The Importance Of Religion In Cat's Cradle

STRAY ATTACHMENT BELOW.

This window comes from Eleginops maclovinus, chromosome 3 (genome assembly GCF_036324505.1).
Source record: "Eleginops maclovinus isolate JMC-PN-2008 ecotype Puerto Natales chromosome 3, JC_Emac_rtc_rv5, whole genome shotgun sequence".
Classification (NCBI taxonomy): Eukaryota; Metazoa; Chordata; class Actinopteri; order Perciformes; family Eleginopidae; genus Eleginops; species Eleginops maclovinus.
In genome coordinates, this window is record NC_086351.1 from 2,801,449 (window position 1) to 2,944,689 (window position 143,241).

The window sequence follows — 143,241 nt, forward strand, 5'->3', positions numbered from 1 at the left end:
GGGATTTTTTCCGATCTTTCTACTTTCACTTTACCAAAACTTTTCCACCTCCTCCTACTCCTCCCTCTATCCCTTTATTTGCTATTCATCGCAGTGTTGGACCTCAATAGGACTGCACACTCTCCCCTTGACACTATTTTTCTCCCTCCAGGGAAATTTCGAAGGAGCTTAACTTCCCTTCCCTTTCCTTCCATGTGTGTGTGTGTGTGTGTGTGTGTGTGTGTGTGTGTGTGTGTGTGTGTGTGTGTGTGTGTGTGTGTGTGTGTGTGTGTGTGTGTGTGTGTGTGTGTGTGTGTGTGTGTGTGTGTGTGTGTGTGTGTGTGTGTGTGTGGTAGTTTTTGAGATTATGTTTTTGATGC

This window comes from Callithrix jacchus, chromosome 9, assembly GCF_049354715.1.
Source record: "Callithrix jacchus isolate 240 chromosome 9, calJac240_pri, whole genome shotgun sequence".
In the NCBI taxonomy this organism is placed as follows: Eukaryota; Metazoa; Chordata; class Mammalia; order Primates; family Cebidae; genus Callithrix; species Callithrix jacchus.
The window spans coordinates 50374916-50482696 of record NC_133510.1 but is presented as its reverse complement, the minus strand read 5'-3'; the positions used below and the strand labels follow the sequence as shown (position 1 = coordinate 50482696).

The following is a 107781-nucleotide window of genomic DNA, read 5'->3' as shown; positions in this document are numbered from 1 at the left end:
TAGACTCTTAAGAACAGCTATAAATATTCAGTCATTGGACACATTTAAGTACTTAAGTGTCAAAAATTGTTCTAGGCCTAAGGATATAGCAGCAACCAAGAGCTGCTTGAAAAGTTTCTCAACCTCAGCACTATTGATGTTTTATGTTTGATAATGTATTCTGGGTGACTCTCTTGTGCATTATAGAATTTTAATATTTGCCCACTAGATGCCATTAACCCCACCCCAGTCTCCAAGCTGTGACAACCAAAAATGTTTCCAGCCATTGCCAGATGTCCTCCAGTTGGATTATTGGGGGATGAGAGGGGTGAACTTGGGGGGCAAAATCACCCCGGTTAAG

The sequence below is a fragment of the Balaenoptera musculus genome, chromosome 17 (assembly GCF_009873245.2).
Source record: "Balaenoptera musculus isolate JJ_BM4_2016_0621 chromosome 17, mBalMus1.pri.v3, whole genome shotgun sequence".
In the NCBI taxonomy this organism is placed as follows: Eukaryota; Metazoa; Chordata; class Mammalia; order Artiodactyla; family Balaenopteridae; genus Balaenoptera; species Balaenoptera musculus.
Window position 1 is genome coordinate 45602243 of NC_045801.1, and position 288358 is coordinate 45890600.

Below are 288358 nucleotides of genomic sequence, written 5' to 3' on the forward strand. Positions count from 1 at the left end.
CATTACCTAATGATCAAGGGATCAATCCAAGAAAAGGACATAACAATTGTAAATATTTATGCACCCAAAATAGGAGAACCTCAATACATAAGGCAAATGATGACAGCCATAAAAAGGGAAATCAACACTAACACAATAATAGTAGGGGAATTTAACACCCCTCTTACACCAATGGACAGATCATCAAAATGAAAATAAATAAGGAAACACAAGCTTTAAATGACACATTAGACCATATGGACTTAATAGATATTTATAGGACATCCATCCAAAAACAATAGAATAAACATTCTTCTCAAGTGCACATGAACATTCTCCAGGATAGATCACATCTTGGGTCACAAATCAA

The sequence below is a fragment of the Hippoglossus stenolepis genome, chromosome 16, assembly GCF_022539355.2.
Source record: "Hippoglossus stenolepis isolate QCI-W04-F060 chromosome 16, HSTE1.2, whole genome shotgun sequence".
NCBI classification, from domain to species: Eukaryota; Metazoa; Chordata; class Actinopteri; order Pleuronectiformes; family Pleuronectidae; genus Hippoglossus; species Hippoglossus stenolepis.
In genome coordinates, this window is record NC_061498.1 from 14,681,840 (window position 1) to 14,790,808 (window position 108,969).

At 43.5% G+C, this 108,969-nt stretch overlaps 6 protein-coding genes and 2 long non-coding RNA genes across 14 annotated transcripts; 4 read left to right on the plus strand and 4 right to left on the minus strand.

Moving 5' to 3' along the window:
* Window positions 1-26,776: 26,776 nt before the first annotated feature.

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In addition to Vonnegut and his works being a means of exploring the topic of the perversion of science, Vonnegut also allows his works to express his ideals on religion. Vonnegut specifically allows his works to show how religion is a means of hope in an otherwise bleak world and also shows the blissful ignorance that it provides to the people in his books. Vonnegut does this especially in Cat’s Cradle as he creates a religion, Bokononism, within which he explores these impacts of religion, albeit in a parodic and satirical way. One of the first few lines of the book itself are lines from the Books of Bokonon which read, “Don’t be a fool! Close this book at once! It is nothing but foma!” Vonnegut, later on, explains that fomas are “lies” or “harmless untruths,” begging the reader to wonder why such a warning would be included in a religion based on real life, many of which require the utmost belief in a religious text. Elaine Wiley, a graduate of DePauw University, writes “its [speaking of Bokononism] ludicrousness furthers Vonnegut’s satirical commentary on religion as an institution” (1), a point epitomized by the very forewarning of the story. This is the very embodiment of Vonnegut’s point conveyed through his parodical writing style: all of the world’s religious texts are ones that can only be believed if they are trusted vehemently by those that abide by the scriptures. Wiley explains that “[al]though Bokononism is in itself ridiculous, it serves the same purposes
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